Leucospermum truncatulum

(Salisb. ex Knight) Rourke

(= L. buxifolium R.Br.)

Family : Proteaceae (Protea family)
Common names
: oval-leaf pincushion, buxifolium, buxi (Eng.); patrysbos, kleinkopspeldekussing (Afr.)

Multi-colored flowerhead

Leucospermum truncatulum provides form, texture and colour to the garden, with its upright stems that are neatly covered in rounded leaves, and clusters of soft yellow, pinkish and orange pincushions during winter, spring and early summer.

Description
Leucospermum truncatulum is a slender, sparsely branched shrub with stiffly erect stems to 2 m high and a single main stem. The leaves are small (10–25 mm long and 5–10 mm wide), egg-shaped, with the narrower part nearer the base of the leaf, to nearly circular (obovate to orbicular), densely covered with short hairs and with an entire margin. The leaves densely cover the stems, like overlapping tiles on a roof (imbricate).

Leaves

The flowerheads are nearly spherical, small (15–20 mm in diameter), with no stalk (sessile) and usually in clusters of 2–8 heads per flowering stem. The flowerheads start off as silvery white and densely hairy. They are yellow when fresh and newly open, becoming pinkish and crimson with age. The individual flowers are yellow and age pinkish. The styles start out yellow and age to orange and keep their yellow tips (which are called pollen presenters) but end up quite a dark reddish orange. The flowers open from the centre of the flowerhead outwards. Leucospermum truncatulum flowers during winter, spring and early summer (August to December).

Conservation status
Near Threatened. The wild population of Leucospermum truncatulum has declined by nearly 30% because it has lost 27% of its habitat, mainly to agriculture, in the past 60 years. Although most populations are in sites safe from agriculture, the population continues to show a declining trend, due to invasive alien plants like Australian acacias, hakeas and pines invading its habitat, flower picking which damages plants and reduces the seed bank, and to protea cultivation damaging its habitat.

Distribution and habitat
Leucospermum truncatulum grows in sandstone fynbos on sandy flats and slopes to 400 m altitude from the eastern foothills of Kogelberg Peak and southwards through Kleinmond, Bot River, Groenland and Klein Rivier Mountains, Caledon Swartberg, Elim Flats, Soetanysberg, Bredasdorp Mountains, to just north of Cape Agulhas. It is a social species, forming dense stands over large areas. It favours south- and east-facing slopes.

Growing together

Derivation of name and historical aspects
The genus Leucospermum is named from the Greek leukos meaning white, and sperma seed, referring to the white or light -coloured seeds of many species. The specific name means somewhat cut off, but it is unclear exactly what is somewhat truncated. The specific epithet of the synonym L. buxifolium means with leaves like Buxus, the box plant..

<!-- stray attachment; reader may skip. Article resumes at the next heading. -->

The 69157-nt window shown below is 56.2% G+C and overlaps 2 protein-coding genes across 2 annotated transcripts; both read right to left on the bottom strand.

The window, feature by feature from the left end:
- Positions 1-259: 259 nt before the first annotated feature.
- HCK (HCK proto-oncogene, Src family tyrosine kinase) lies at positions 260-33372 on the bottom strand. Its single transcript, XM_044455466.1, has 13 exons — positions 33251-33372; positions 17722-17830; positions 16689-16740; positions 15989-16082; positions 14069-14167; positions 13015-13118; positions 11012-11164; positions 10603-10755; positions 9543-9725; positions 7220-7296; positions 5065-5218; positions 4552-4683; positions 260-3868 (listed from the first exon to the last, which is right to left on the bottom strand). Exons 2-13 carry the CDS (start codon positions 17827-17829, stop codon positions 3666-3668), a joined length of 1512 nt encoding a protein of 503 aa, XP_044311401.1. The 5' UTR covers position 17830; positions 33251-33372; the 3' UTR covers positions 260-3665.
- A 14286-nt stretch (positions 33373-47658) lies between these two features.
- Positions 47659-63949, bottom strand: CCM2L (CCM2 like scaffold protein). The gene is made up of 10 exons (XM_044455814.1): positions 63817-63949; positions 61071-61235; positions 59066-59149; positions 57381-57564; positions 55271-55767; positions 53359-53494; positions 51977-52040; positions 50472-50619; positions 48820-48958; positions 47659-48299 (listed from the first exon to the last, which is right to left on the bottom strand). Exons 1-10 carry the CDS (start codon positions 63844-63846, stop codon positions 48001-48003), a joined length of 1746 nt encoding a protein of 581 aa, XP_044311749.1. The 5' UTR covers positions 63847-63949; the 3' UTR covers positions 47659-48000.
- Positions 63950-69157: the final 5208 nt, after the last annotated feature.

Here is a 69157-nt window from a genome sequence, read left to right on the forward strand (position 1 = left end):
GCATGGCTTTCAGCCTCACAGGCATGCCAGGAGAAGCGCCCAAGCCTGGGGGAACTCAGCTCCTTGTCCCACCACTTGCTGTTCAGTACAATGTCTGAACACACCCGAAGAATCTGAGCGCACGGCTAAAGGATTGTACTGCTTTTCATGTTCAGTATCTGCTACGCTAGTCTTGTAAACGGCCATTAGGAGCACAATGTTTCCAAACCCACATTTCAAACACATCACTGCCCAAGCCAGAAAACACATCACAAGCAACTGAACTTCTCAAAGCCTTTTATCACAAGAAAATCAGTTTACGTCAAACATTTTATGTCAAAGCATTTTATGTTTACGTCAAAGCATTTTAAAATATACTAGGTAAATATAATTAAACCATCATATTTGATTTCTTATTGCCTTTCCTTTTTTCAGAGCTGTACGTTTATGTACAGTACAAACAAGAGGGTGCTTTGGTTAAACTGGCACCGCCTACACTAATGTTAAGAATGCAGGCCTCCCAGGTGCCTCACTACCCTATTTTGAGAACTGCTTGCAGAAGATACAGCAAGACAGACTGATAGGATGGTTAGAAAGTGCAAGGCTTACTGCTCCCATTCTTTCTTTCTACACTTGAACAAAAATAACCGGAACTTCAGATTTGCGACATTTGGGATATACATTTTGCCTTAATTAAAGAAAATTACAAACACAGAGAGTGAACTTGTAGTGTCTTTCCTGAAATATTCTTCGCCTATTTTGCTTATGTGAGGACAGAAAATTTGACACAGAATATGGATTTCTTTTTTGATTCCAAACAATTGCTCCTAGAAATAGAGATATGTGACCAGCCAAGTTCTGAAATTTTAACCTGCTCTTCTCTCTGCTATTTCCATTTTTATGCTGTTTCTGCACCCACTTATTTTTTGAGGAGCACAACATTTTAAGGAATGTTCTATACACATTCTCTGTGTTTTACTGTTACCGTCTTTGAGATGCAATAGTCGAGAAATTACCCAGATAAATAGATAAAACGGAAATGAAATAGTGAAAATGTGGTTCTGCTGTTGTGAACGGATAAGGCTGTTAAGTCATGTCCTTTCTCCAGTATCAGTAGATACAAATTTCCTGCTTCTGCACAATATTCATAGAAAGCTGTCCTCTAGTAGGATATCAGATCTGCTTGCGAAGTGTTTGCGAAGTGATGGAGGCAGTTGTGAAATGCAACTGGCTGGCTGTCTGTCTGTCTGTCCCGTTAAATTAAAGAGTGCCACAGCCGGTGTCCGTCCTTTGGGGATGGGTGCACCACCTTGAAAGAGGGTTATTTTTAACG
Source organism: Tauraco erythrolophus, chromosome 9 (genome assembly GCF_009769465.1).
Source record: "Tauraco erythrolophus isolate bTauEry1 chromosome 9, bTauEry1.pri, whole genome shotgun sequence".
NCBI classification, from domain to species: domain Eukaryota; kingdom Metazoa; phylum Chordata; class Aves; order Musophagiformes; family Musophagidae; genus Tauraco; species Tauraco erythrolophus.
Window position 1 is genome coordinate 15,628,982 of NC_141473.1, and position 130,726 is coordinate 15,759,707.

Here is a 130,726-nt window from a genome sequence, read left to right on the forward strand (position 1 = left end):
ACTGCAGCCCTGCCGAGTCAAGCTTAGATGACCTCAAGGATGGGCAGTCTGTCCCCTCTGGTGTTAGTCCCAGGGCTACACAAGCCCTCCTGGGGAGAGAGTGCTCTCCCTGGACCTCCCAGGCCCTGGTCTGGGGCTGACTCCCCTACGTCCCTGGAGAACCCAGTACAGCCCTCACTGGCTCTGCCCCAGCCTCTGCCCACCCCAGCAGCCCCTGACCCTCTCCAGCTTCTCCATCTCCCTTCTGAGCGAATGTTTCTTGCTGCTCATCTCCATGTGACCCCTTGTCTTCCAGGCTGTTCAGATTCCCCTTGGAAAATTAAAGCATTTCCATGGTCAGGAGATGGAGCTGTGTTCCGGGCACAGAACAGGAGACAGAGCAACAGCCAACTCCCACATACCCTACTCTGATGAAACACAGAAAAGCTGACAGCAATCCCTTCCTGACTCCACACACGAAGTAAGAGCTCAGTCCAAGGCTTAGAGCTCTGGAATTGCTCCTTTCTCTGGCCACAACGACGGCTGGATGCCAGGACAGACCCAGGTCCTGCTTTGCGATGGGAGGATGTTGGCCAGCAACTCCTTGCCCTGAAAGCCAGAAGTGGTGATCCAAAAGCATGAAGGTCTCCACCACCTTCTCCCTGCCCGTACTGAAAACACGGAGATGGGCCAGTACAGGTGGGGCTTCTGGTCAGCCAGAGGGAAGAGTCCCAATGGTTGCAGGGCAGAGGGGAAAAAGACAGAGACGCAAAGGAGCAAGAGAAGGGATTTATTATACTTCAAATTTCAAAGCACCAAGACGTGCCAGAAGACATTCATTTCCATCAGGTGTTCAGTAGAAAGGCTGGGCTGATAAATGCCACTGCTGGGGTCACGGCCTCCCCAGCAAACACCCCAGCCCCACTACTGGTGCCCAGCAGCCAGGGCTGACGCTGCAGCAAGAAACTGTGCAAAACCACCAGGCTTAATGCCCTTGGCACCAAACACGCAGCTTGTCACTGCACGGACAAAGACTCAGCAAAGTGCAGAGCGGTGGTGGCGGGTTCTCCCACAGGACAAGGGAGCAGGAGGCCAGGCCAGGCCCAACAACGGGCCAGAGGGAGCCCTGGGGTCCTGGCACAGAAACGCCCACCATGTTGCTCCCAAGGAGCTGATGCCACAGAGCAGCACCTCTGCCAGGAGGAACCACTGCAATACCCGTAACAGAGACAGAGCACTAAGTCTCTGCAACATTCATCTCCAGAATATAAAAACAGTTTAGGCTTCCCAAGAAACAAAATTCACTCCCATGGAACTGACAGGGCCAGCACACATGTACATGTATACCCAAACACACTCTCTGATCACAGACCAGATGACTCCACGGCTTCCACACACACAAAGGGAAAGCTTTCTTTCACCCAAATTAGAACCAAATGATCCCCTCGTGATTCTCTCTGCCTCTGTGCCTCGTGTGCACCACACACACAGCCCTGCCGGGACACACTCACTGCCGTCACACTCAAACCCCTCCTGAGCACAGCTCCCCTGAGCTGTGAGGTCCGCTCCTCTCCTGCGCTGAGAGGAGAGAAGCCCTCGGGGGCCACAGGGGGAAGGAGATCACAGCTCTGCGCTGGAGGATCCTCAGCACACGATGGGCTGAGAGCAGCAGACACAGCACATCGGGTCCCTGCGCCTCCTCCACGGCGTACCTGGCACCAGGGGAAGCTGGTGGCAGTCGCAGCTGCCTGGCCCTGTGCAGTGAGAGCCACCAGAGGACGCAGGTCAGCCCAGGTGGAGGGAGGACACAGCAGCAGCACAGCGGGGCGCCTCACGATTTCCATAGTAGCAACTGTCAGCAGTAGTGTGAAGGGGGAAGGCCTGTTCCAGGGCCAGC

This species was named truncatulum by Salisbury in 1809 and buxifolium by Brown in 1810. Since Salisbury published first, his name is the valid one, but Salisbury's was ignored and Brown's was in use for many years until the rules of priority in naming plants was enforced. In the cut-flower trade, it is still called and traded as buxifolium or buxifolia.

Its Afrikaans common name patrysbos, meaning ‘partridge bush' or ‘francolin bush', refers either to the liking that francolin have for the seeds, or because they are seen sheltering underneath them during the hottest part of the day.

Ecology
Leucospermum truncatulum is pollinated by insects, such as bees and flies. The seeds are dispersed by ants. There is a fleshy coating on the seeds, called an elaiosome, that attracts ants. The seeds fall from the flowerheads when ripe, and ants carry them away to their nests where they consume the elaiosome, but do not harm the seeds. In this way the seeds are dispersed and stored safely underground. This is known as myrmecochory. The plants are killed by fire, but afterwards, the seeds in the ant nests germinate to regenerate the population.

Uses and cultural aspects
Leucospermum truncatulum has been used and sold as a ‘green' in the cut-flower trade for many years. It is not well known as a garden plant, and in comparison with some of its superbly showy relatives, its flowerheads, although multi-coloured, are muted. Nevertheless, its neat foliage and upright habit, and softly coloured flowerheads, make it an interesting and unusual choice for the garden.

Leucospermum truncatulum

Growing Leucospermum truncatulum